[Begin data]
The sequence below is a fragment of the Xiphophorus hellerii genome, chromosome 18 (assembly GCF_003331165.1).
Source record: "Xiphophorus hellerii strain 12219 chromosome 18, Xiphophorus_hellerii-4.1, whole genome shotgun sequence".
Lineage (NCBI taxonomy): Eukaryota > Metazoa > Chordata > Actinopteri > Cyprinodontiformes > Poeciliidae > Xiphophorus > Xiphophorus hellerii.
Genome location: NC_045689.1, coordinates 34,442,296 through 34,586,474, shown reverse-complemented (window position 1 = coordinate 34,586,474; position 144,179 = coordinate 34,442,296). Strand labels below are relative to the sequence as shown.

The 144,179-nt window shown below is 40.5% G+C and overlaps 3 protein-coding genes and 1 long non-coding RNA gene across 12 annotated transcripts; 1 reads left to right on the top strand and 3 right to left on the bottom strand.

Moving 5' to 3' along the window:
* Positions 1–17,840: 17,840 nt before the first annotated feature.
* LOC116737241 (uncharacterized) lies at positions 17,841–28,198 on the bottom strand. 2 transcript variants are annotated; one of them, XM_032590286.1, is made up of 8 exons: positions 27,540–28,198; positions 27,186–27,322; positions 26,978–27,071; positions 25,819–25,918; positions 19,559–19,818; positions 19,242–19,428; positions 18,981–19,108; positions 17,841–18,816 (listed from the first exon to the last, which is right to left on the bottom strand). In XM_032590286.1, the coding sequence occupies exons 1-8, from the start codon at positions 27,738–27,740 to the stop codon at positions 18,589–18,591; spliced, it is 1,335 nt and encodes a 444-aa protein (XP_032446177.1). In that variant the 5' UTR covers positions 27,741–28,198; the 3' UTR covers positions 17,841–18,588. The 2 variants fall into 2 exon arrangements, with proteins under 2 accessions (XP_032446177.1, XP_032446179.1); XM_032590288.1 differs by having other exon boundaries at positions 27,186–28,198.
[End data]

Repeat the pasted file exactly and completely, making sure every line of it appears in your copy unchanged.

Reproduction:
The sequence below is a fragment of the Xiphophorus hellerii genome, chromosome 18 (assembly GCF_003331165.1).
Source record: "Xiphophorus hellerii strain 12219 chromosome 18, Xiphophorus_hellerii-4.1, whole genome shotgun sequence".
Lineage (NCBI taxonomy): Eukaryota > Metazoa > Chordata > Actinopteri > Cyprinodontiformes > Poeciliidae > Xiphophorus > Xiphophorus hellerii.
Genome location: NC_045689.1, coordinates 34,442,296 through 34,586,474, shown reverse-complemented (window position 1 = coordinate 34,586,474; position 144,179 = coordinate 34,442,296). Strand labels below are relative to the sequence as shown.

The 144,179-nt window shown below is 40.5% G+C and overlaps 3 protein-coding genes and 1 long non-coding RNA gene across 12 annotated transcripts; 1 reads left to right on the top strand and 3 right to left on the bottom strand.

Moving 5' to 3' along the window:
* Positions 1–17,840: 17,840 nt before the first annotated feature.
* LOC116737241 (uncharacterized) lies at positions 17,841–28,198 on the bottom strand. 2 transcript variants are annotated; one of them, XM_032590286.1, is made up of 8 exons: positions 27,540–28,198; positions 27,186–27,322; positions 26,978–27,071; positions 25,819–25,918; positions 19,559–19,818; positions 19,242–19,428; positions 18,981–19,108; positions 17,841–18,816 (listed from the first exon to the last, which is right to left on the bottom strand). In XM_032590286.1, the coding sequence occupies exons 1-8, from the start codon at positions 27,738–27,740 to the stop codon at positions 18,589–18,591; spliced, it is 1,335 nt and encodes a 444-aa protein (XP_032446177.1). In that variant the 5' UTR covers positions 27,741–28,198; the 3' UTR covers positions 17,841–18,588. The 2 variants fall into 2 exon arrangements, with proteins under 2 accessions (XP_032446177.1, XP_032446179.1); XM_032590288.1 differs by having other exon boundaries at positions 27,186–28,198.